Bonke Sonjani is currently pursuing a Masters in Heritage Studies at the University of the Witwatersrand. He is also a trainee archivist at the GALA Queer Archives where he is interested in homosexual student protests in South Africa.
Dr Irma McClaurin recently presented a guest lecture with the Center for Diversity Studies at the University of the Witwatersrand in which she spoke about her renowned black feminist archive established for the preservation and dissemination of history and heritage black women. The Black Feminist Archive is one of a kind – it is the first archive in the world that acts as a catalyst for the collection, protection and dissemination of the voices of Black African/American women who have been inherently excluded from official histories. Dr. McClaurin originally developed the archive as a record of her own life and her experiences at the various institutions for which she worked. By acknowledging the power relations embedded in the cis-gender and male-dominated field of study – anthropology in which she earned a doctorate at the University of Massachusetts Amherst, McClaurin acts as a vector of both resistance and radical re-imagining. Black feminist archives provide a training ground for black archivists to counter the heteropatriarchal profession of archivist.
McClaurin says she believes everyone is an archive filled with rich family, professional and social history. According to her, “Our stories are a necessary (and sometimes secret) ingredient in a recipe for impactful social change in America” (McClaurin 2021). As such, she encouraged all conference attendees to begin documenting their emails, letters, notes and lived experiences, saying these serve as an archive of thoughts, methodologies and events. McClaurin’s take on the Black Feminist Archive is inspiring. She does not approach the project from the “institutionalized” practice of archiving which has a discursive history of eradicating queer, black and female bodies from accepted narratives of history. Additionally, through what I would call a “bottom-up” methodology, McClaurin helps Black women celebrate and preserve their experiences and stories that reflect “lifetimes” of activism, resistance, creativity, and production. intellectual. Through such methodologies, their life and their various contributions (artistic, social, political, scientific, etc.) are recognized as having played a major role in the development of a more complete American History (McClaurin 2021).
McClaurin’s artistic practices, both as an activist bio-cultural anthropologist and as an archivist, inspire me as a young scholar. As a former recipient of the Andrew W Mellon Prize from the History Department of the Humanities Research Center at the University of the Western Cape, and as an aspiring curator, archivist and heritage practitioner, McClaurin’s work has provided a model for my artistic practices. As a former history scholar at a historically black university that does not have an art school, McClaurin inspired my positioning within my artistic research interests.
What sets McClaurin apart from other scholars and artists is his aura – during the conference, one couldn’t help but feel so empowered and inspired to start the projects they had been putting off. It was the same case for me too, I had a hard time situating myself in my research interests. I consulted with my lecturers and various other people who could inform my curatorial practices on “how” to organize and initiate the projects I designed. The meaning of McClaurin’s assertion about black feminist archives has therefore inspired me beyond these various engagements I have had with other scholars and artists. I have learned that following institutionalized canons of “how to” only reiterates the gendered and heteropatriarchal terrains of artistic practices. And so countering these canons as McClaurin did would provide what Alberta Whittle calls “a conservation conservation strategy” in which she argues that “biting the hand that feeds you” (referring to official institutions) is necessary. to the destruction and harmful patterns of contemporary arts (Whittle 2019).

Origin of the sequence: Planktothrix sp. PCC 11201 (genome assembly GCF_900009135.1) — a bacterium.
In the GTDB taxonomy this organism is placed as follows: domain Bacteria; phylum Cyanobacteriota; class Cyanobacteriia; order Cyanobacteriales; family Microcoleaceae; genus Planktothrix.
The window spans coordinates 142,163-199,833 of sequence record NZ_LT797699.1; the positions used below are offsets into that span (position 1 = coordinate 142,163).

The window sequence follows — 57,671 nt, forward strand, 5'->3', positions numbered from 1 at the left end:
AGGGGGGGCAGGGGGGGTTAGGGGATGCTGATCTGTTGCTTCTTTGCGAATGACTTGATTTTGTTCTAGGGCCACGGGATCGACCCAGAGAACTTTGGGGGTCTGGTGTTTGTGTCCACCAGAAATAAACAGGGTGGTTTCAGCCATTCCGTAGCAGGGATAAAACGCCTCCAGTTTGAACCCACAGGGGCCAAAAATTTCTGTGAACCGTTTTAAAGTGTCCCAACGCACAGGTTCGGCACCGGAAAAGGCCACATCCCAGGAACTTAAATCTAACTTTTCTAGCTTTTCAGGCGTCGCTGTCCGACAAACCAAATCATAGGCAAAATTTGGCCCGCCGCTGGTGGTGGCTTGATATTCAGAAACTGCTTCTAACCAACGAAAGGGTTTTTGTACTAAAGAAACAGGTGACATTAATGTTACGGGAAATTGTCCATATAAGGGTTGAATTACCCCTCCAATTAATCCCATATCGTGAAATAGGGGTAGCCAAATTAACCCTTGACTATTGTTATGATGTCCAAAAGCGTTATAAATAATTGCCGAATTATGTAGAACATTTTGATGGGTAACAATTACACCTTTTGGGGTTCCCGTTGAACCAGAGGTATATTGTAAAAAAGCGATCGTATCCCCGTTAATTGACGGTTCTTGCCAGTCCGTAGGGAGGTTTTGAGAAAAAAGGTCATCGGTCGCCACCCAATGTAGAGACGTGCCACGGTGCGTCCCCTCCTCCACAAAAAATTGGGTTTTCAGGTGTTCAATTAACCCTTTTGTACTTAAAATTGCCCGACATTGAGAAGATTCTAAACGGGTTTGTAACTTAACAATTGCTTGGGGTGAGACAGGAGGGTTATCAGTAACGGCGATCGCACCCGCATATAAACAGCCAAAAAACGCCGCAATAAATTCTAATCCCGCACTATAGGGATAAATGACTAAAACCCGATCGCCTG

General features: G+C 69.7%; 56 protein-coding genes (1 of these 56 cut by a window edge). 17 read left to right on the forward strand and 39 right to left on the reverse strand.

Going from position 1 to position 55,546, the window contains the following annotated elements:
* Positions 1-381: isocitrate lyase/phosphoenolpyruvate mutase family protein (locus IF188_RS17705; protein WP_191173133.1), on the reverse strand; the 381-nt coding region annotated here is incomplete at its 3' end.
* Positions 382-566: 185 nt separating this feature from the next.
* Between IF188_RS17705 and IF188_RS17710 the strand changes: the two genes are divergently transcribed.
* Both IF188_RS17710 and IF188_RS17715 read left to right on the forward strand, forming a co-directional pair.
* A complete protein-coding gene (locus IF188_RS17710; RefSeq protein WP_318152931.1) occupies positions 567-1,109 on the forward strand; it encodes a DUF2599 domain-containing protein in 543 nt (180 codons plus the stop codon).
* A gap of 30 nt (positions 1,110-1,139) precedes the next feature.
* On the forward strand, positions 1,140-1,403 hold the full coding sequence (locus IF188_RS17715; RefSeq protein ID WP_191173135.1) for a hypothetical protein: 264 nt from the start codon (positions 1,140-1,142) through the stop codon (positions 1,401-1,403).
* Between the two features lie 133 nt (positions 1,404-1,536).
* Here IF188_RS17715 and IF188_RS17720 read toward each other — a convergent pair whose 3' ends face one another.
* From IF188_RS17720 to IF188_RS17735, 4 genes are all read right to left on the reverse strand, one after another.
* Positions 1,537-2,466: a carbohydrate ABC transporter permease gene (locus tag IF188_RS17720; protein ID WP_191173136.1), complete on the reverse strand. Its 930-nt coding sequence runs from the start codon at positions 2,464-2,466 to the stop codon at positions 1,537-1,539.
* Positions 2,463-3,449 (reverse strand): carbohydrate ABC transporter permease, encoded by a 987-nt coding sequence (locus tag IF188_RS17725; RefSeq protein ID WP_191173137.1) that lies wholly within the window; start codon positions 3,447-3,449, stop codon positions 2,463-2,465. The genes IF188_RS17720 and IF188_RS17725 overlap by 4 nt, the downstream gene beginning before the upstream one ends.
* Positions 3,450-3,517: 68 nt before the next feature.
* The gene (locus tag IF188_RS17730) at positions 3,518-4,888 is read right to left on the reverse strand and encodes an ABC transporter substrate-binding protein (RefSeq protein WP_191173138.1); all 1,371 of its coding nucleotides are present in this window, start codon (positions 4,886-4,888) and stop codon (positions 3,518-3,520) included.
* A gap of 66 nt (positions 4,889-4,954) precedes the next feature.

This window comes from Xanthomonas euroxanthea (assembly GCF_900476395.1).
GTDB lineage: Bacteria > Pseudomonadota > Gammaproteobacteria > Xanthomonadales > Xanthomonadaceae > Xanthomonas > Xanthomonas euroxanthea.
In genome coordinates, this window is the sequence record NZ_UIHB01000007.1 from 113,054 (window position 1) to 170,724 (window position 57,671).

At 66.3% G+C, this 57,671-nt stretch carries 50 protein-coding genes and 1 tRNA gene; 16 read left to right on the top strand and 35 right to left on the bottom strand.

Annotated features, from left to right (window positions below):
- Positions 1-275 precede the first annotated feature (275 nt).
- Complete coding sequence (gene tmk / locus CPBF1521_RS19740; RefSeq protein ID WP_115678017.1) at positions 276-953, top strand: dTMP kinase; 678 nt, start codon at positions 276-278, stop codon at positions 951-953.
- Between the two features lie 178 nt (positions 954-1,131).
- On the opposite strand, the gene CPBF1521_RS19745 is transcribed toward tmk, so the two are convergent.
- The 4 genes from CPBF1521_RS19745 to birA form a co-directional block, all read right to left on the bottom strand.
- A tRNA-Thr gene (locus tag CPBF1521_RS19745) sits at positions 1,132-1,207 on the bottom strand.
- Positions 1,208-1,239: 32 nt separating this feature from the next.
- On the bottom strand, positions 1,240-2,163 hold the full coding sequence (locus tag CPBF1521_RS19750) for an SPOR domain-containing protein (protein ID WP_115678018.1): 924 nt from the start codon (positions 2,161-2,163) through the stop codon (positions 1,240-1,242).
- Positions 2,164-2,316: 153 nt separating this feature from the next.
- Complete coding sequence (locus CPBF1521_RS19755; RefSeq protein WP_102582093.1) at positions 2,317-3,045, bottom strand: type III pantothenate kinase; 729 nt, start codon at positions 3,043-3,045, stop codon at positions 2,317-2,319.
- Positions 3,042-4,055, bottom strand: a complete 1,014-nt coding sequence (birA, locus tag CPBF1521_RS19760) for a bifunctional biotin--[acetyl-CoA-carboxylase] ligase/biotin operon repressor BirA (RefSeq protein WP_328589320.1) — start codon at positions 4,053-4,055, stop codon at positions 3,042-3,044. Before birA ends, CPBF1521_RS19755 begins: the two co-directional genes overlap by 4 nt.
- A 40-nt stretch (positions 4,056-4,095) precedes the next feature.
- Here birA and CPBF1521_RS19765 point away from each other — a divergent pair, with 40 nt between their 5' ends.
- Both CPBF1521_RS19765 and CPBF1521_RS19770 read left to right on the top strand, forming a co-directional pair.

This notion of “bite the hand, the hand feeds you” as posed by Whittle involves engaging with communities and ordinary citizens in order to infiltrate and counter cis-gender white spaces in contemporary arts. McClaurin has used this strategy of curating black feminist archives in practice by preserving material from black women like Miss Archie Henderson Jones, who turns 97 this year. According to McClaurin, Miss Archie is an anthropologist whose work remains unpublished in academic journals and websites such as Google Scholar, Academia and JSTOR due to her provocative approach to anthropology that viewed black people as unworthy of research. By engaging with her material, the Black Feminist Archive aims to highlight her material on black people while giving it agency and recognition at the same time. As a feminist scholar interested in reclaiming the ostracized narratives of queer people from student protests such as the Fees Must Fall and Rhodes Must Fall movements, I was inspired by the Black Feminist Archive to “bite the hand” by demonstrating agency for the queer student. community by writing an arts-based research project that illustrates the contribution of queer people to movements.
Whittle, A. 2019. Biting the Hand That Feeds You: A Temperamental Conservation Strategy, Critical Arts, 33; 6, 110-123
McClaurin, I. 2021. Black Women: Seen and Heard. Foundation of the Black Feminist Archives at UMass. The University of Massachusetts at Amherst.